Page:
Saturday, 11 December 2021

Traveling light...


 Heathrow, Terminal Two, 6.40 a.m...


On the train between Zurich Flughaven and Zurich Hauptbahn, 12.30...


On the train between Milan and Florence, 18.00...
(It's been a long day...)


 On the same train...later
(Are we there yet?
Nope....another train after this one, and then a taxi.)


Finally. Home!


Tonight's dinner

Ravioli Gnudi

Salsiccia with buttered spinach

Apple & Blackberry Crumble (it's winter...time for cold-weather  food)

Friday, 26 November 2021

More Cuff...


 

Important people have lots of names: King-Emperor; Lord of the Isles; Baron Hows-your-father; Chief Poo-Bah. Well, on that basis, Cuff was a very, very important personage, since he had more different names than you could shake a stick at, and all of them were used over and over and over, and always as terms of endearment. They emerged and were hatched unprompted, over time – where they actually came from is anybody’s guess.  He was:

Cuff (for polite and everyday use); Cuffkin (sometimes pronounced ‘Huff-hin’); Boo; Cuffkin-chaiki; Cuffkin-chaiki-moodle-poo (as a puppy, he liked that one), which was also sometimes Mr Cuffkin-chaiki-moodle-poo (of the Chaiki-moodle-poos of Nitsbridge, and of Pisa); Doodle-Boo (sometimes Doodle) ; Smirt-wurble;  Squibble-dim; occasionally, Frurble (or Wurble). And very often, whichever short-form was being used was prefaced by ‘Mr’, so he became Mr Cuff, Mr Boo, Mr Smirt, and so on. And he wore them all with an air that they were appropriate and that they belonged to him

And, although it wasn’t a name, but was more something to be intoned, he was often scooped up, and told, whilst holding his gaze from six inches away, that he was Best-dog-in-the-Word-type-dog-type-thing-type-Cuff.  Following brief consideration of which, he would generally lunge forward to give his signature version of a kiss, which was just to press his snout briefly against my nose, and then just as quickly to withdraw again. 

I suddenly remembered, this morning, the game that he made up, which was, while we were having dinner,  to balance a tennis ball on the narrow bar that runs beneath the dining table, and then to wait for it to be discovered, and for it to be thrown for him, through the doorway and across to the far end of the kitchen, for him to chase, retrieve, and return. I think we were supposed not to know that the ball had been placed there by him,  as he would never balance it there if he knew he was being watched; and so, I never actually saw him do it. Which is a shame, as it must have required a lot of dexterity, since the bar is narrow, and to balance a ball on it requires skill. Not only that, but the ball would always be placed exactly at the mid-point along the length of the bar. Once placed, he would then position himself, either sitting stage-left, or else sitting just through the doorway into the kitchen, as though he would attempt a goalie-save as the tennis ball sailed past. Which, sometimes, he managed. But mostly, it was a question of chasing the ball across the kitchen, and of trying to stop it before it reached the far end of the room. If it bounced and it landed in a chair, then he couldn’t get it, since moving the furniture was Strictly Forbidden. And, if it went into the corner, behind the lamp flex that snaked across the floor behind the chair there, then he couldn’t get it either, since flexes Could Not Be Crossed. Ever. (I think he must have managed to get caught in one once, early in life, and he’d pulled a laptop or some other appliance down onto his head, and so flexes were ever afterwards to be avoided). If either of those things happened, then he would stop, and stare fiercely at the ball, from a distance, and let out an occasional whimper of excited distress, until one of us would go and retrieve the ball for him from wherever it was, and the game would carry on from there.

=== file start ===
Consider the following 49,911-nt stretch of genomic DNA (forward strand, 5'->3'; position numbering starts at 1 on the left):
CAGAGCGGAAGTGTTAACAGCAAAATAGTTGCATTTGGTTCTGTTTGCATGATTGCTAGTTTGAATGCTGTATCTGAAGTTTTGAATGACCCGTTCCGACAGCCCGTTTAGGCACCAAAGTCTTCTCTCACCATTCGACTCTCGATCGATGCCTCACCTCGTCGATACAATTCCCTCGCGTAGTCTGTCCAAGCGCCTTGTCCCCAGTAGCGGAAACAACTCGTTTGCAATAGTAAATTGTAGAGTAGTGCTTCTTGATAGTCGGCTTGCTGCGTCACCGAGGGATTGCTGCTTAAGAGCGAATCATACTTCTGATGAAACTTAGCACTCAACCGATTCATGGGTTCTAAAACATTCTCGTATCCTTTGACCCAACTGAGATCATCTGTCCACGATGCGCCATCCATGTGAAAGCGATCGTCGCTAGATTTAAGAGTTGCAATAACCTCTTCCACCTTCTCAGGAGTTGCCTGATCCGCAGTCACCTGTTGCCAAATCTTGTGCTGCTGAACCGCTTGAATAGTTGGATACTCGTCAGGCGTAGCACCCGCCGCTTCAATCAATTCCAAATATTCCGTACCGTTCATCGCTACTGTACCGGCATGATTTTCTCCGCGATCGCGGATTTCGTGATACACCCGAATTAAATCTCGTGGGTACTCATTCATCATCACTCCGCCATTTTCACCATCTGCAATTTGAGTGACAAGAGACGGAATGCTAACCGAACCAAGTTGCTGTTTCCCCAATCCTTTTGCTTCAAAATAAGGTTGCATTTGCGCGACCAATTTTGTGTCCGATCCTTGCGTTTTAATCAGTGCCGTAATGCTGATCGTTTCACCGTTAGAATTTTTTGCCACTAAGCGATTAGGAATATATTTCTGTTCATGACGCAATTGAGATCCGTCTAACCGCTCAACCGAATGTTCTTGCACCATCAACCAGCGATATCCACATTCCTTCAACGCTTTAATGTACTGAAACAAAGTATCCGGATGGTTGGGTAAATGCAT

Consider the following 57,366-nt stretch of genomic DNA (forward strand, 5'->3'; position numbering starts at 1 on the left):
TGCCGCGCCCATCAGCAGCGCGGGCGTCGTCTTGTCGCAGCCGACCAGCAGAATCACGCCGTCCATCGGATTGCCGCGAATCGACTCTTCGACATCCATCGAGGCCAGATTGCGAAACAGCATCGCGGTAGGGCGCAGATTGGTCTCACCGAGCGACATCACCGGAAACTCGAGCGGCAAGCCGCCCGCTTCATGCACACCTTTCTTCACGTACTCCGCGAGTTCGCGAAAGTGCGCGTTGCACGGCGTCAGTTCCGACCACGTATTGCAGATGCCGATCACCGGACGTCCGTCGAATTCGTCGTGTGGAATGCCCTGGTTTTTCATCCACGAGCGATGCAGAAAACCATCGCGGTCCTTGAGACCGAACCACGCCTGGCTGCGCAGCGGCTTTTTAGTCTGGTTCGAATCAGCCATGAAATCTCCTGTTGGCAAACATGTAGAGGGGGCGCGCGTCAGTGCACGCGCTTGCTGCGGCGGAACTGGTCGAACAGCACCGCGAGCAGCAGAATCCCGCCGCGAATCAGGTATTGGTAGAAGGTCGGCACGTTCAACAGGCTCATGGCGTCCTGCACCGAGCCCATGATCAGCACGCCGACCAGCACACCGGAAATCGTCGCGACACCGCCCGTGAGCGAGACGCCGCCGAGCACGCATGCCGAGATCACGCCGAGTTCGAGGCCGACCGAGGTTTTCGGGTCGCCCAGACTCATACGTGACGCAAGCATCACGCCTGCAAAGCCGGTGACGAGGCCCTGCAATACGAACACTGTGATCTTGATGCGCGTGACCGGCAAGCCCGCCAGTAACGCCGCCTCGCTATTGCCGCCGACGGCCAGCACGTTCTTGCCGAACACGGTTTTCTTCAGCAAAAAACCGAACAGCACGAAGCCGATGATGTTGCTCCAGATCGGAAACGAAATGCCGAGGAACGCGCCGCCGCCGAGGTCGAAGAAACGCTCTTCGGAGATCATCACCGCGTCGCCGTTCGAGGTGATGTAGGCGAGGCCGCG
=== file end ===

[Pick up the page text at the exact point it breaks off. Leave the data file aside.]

Until he got bored with it. Which could take a very long time. 

Often, a visitor taking coffee might find Cuff positioned in front of them, alert, and regarding them with an expectant gaze, which they wouldn’t understand. ‘He wants you to throw his ball for him’, they’d be told. And in response to them saying that they didn’t have his ball, they’d be informed that if he had that expression, then they almost certainly did. And a search would always reveal a tennis ball which had been quietly placed on their chair, which they wouldn’t have noticed, and it had often been pushed between their leg and the edge of their seat. 

Cuff was very understanding of human deficiencies. 

And the most complicated version of the game was when we used to have dinner, in summer, out in the courtyard, and the ball would be thrown up onto the decking terrace, upstairs. It took him a while to work it out, but eventually, he understood that to retrieve it he had to run into the house, through the pantry, and through the scullery, and into the kitchen and then go up the stairs, and go through the salone, and through another small room, and then out onto the terrace, where he would find the ball. And his face would then appear, peering triumphantly down at us, over the edge the terrace, ball in his mouth. Success! And on those occasions, sometimes he stayed up there for a while, savouring his victory, before he retraced his steps and he relinquished the ball once more. For a repeat.